Sheepherders played an important role in the history of Carbon County, where Rawlins is located. Although I knew that sheep wagons, which some have described as the first campers, were a fixture in Wyoming, until I took the mural tour, I didn't know that James Candlish, a Rawlins blacksmith, is believed to have invented them.
Take a closer look.
The wagons include a bed area, a small table, cupboards and (as you can see from the chimney) a stove. This was truly home on the range.
Located on the side of a building, this mural -- or, to be more precise -- these four murals depict the challenges along the Mormon Trail, focusing on the Martin Handcart Company, which lost more than 150 pioneers in a devastating blizzard.
Unlike the other murals, each of which had only one artist, this one has two: a mother and daughter team.
According to the pamphlet describing the stops along Rawlins' mural tour, this is "a symbolic representation of the changes that occurred with the arrival of settlers in the West." Obviously, other changes have occurred since the pamphlet was printed, and the mural is no longer visible.
Despite the blank sign, I enjoyed seeing this small park across the street from the train depot. Whether they were there as passengers or simply waiting for friends or family, I can imagine people looking at the clock to see how long it was before the next train would arrive.
We're going to continue our exploration of Rawlins' mural tour throughout July. This mural is the first one you encounter as you enter town from the east. As you can see, it's mounted on the side of a building. But what are the objects in the mural? Let's take a closer look.
This mural celebrates Thomas Edison's fishing trip to Battle Lake, approximately 70 miles south of Rawlins. Who would have thought that a fishing trip would inspire the famous inventor? That's exactly what happened. While he was at Battle Lake, Edison paid particular attention to the fiber line on his fishing pole and later experimented with it as a filament for the incandescent light bulb.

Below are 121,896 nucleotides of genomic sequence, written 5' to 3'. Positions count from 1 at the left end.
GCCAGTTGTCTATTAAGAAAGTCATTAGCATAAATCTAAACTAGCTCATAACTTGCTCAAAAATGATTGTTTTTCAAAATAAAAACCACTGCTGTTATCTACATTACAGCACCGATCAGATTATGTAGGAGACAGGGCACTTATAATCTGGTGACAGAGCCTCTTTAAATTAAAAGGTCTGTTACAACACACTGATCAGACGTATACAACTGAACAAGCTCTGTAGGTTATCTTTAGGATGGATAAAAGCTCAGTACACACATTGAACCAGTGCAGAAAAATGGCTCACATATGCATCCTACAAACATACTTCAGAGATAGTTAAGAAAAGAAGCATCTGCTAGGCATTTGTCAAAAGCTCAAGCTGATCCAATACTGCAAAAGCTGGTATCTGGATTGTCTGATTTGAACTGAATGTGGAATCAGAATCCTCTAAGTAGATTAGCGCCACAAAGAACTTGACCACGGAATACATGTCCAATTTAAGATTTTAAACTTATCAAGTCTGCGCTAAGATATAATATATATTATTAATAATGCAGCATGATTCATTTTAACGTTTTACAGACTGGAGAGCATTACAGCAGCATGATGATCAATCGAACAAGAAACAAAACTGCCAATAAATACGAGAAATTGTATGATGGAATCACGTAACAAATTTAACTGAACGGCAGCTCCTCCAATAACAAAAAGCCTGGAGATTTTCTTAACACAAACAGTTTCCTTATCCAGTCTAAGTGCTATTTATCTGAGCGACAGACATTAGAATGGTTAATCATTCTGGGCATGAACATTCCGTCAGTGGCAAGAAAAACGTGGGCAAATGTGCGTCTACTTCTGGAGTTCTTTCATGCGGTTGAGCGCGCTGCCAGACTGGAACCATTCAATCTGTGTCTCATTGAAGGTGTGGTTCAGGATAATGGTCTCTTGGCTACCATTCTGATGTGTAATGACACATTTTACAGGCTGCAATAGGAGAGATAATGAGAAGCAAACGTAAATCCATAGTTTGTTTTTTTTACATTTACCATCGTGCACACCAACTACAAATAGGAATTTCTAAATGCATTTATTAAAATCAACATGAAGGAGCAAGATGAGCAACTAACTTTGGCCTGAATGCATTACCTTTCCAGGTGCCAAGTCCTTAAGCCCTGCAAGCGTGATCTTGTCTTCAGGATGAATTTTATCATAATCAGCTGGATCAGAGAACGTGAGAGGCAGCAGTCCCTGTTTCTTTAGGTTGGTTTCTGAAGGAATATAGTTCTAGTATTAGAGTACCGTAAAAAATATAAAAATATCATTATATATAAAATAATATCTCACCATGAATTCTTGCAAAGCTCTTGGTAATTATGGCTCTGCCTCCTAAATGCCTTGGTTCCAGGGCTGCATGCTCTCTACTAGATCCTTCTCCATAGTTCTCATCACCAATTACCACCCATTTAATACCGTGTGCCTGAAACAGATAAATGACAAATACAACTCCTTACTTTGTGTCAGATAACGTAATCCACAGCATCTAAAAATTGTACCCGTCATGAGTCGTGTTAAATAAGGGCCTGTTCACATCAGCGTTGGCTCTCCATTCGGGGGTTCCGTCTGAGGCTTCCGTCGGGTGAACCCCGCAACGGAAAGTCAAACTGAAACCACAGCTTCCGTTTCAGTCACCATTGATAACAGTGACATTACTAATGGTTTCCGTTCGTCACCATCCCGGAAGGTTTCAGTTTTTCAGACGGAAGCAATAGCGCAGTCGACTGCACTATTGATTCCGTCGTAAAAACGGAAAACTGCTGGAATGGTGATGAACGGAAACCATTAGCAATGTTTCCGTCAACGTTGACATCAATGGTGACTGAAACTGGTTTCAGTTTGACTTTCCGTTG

I've always said that inspiration can come at any time, and here's proof.
How many towns do you know that have commissioned twelve murals to commemorate local history? Rawlins did exactly that.
Although this isn't the first mural you encounter when you enter town from the east, it's the perfect one to welcome you to the mural tour. As you can guess from the train cars in the background, this one's located at the train depot. The holes instead of faces for the conductor as well as the mother and child give visitors a chance to become part of the giant postcard. Note that the attention to detail includes those black mounting corners that so many of us have used to put pictures and postcards into scrapbooks.
Have you ever had your picture taken by a sign similar to this?
Welcome! I hope you'll join me for my Wednesday in Wyoming posts -- a chance to learn a little bit about the state I now call home. And, for more information about me and my books, please visit www.amandacabot.com.